Truth is, there should be parities like this all over the nation, but nearly every place that touts the Negro Leagues as their thing planned nothing! Our Hall of Fame watch night is about more than O’Neil, and having known him for many years before we, together with three other people co-founded, the Negro Leagues Baseball Museum, I’m certain he would have said the same. O’Neil would have been proud that we are giving a Watch Party in his honor. He would be cheering for everyone else on the ballot I’m sure. He would be happy to know that Larry Lester and Lloyd Johnson are still on the job promoting this history after 40 plus years and that they would be attracting a crowd to his honor him on what we hope will be a historic day in the O’Neil legacy. He certainly would have welcomed Watch Parties of any nature to highlight this history, knowing many places should be celebrating.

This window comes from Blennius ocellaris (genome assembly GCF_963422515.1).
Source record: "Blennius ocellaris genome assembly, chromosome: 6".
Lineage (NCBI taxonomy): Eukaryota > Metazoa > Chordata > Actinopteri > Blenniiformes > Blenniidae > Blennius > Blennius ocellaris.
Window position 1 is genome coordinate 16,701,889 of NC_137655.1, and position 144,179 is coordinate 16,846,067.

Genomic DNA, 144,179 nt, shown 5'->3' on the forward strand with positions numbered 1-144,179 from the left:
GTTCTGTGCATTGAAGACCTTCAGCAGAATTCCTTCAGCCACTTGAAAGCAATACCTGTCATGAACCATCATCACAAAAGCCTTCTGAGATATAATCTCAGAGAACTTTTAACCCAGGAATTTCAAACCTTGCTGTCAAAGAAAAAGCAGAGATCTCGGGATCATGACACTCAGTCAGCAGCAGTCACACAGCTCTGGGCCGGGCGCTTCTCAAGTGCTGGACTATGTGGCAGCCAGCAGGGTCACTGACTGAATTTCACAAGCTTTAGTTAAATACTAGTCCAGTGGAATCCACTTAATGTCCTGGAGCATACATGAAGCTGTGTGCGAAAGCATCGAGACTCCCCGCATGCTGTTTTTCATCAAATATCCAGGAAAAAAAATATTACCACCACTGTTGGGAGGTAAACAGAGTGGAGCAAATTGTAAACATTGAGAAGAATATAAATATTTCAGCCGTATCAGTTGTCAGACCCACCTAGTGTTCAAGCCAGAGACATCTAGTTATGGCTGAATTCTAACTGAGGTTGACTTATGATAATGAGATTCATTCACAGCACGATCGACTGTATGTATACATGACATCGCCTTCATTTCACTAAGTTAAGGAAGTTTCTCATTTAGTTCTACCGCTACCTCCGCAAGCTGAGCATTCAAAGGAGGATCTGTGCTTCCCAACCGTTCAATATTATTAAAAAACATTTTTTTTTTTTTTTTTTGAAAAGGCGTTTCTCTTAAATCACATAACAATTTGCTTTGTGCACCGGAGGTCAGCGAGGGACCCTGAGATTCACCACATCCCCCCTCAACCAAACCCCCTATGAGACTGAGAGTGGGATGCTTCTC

Both the 16-member Golden Era Committees, 1950-1969, and the 16-member Special Early Baseball Overview Committee pre-1950, were appointed by the board of directors of the National Baseball Hall of Fame and Museum to replace the National Baseball Hall of Fame Committee on Baseball Veterans of which O’Neil was once a member. These committees were established to consider and select eligible candidates to the Hall of Fame who were not elected on prior ballots by the Baseball Writers’ Association of America. In 2014 the Golden Era Committee threw a shutout! Nobody got in – 10 candidates, no selections. This time there are Negro Leaguers on the pre-1950 ballot.

For the first time since 2006, (fifteen years) Negro League players are back on the ballot. In addition to O’Neil and fellow Kansas City Monarch John Donaldson, the Early Baseball Era ballot includes but is not limited to Bill Dahlen, Vic Harris, John “Bud” Fowler, Lefty O’Doul, Allie Reynolds, George Scales, Dick “Cannonball” Redding, and Grant “Home Run” Johnson.




A reasonable argument could be made for the enshrinement of all 7 of the Negro Leaguers. Nationally there should be more than two events. There should be many places to view and attend activities.